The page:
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Experiments dating back to the 1960s show people have less of a reaction to viewing an unpleasant image or experiencing an electric shock when they know it’s coming than when they’re not expecting it. That’s because uncertainty, a long-known cause of anxiety, makes it difficult to prepare for events or to control them.
People vary in their desire to minimise uncertainty. Those who react by worrying focus on potential threats and risks such as “what if I don’t get the promotion?” or “what if I get sick?”. Worry can be useful when it leads to adaptive behaviours that reduce threat, but chronic worry may cause harmful levels of stress that can affect heart health and the functioning of the immune system, among other things.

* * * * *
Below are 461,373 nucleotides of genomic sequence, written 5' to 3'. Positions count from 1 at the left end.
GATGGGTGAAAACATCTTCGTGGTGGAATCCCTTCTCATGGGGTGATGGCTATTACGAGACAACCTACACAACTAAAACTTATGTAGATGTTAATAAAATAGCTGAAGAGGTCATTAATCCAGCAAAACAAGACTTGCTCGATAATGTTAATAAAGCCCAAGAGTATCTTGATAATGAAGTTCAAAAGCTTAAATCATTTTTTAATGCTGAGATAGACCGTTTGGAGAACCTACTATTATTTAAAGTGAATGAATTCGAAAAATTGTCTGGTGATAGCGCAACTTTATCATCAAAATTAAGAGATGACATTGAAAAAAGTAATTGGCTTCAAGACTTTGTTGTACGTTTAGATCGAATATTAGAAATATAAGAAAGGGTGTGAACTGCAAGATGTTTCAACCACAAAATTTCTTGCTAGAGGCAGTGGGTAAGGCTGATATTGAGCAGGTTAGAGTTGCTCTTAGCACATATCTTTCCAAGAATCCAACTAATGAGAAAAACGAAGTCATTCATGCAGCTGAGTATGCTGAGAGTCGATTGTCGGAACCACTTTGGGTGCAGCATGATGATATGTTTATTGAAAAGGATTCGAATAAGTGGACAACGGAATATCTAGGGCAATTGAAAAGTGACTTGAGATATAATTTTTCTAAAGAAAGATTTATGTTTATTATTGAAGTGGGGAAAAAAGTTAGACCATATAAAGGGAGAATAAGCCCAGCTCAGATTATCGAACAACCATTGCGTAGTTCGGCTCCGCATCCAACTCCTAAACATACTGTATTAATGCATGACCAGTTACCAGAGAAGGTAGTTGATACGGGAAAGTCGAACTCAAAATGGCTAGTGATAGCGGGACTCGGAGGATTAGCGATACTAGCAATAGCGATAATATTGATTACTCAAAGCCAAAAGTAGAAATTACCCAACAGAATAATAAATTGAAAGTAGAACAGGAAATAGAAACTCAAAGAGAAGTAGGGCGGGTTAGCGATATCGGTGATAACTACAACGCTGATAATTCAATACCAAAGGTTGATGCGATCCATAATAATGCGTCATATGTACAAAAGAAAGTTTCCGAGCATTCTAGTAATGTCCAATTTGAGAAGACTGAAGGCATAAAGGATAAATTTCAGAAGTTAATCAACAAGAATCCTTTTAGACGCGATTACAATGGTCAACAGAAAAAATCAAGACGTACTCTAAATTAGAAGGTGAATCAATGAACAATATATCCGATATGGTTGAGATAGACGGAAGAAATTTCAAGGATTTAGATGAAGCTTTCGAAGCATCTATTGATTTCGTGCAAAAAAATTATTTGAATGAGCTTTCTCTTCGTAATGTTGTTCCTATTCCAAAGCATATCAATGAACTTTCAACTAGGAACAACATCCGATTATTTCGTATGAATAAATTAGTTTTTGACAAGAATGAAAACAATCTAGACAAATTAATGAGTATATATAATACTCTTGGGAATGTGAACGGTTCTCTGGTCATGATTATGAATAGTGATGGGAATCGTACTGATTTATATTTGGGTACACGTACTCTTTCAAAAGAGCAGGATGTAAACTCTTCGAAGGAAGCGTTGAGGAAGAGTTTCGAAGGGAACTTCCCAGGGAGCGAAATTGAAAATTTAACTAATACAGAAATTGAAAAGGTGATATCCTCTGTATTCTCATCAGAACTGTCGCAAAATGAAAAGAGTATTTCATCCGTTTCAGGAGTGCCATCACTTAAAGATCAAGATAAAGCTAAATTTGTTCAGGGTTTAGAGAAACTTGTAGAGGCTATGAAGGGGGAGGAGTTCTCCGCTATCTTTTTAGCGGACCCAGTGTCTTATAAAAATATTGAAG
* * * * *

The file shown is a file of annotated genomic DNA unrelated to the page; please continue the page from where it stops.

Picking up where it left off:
Our bodies may display subtle reactions to uncertainty, which we may not notice. One experiment showed people who dislike uncertainty had increased blood pressure when anticipating threat. When our bodily reaction is a strong one, we tend to recognise and label it as anxiety, but when it’s more subtle, we often fail to see it despite its effect.
These internal reactions to uncertainty are normal, but they can lead us to act in impulsive ways that undermine our self-confidence, so it’s important to become aware of them.
It’s not all bad
Dislike of uncertainty is associated with a number of mental health issues, including eating disorders, social anxiety, anxiety disorders and depression. And people who say they dislike it immensely report more of these disorders occurring at the same time. (post continues after gallery)